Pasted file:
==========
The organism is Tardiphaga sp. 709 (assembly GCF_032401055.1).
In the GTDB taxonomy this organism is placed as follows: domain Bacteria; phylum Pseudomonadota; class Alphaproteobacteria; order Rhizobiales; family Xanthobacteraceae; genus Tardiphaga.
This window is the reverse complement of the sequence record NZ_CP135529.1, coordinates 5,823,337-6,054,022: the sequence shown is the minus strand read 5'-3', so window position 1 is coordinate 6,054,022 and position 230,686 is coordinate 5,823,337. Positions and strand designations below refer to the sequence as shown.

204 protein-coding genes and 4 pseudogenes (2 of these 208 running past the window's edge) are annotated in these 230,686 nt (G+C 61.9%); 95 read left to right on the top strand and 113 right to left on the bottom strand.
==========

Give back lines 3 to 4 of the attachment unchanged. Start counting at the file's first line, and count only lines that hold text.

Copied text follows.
This window is the reverse complement of the sequence record NZ_CP135529.1, coordinates 5,823,337-6,054,022: the sequence shown is the minus strand read 5'-3', so window position 1 is coordinate 6,054,022 and position 230,686 is coordinate 5,823,337. Positions and strand designations below refer to the sequence as shown.

204 protein-coding genes and 4 pseudogenes (2 of these 208 running past the window's edge) are annotated in these 230,686 nt (G+C 61.9%); 95 read left to right on the top strand and 113 right to left on the bottom strand.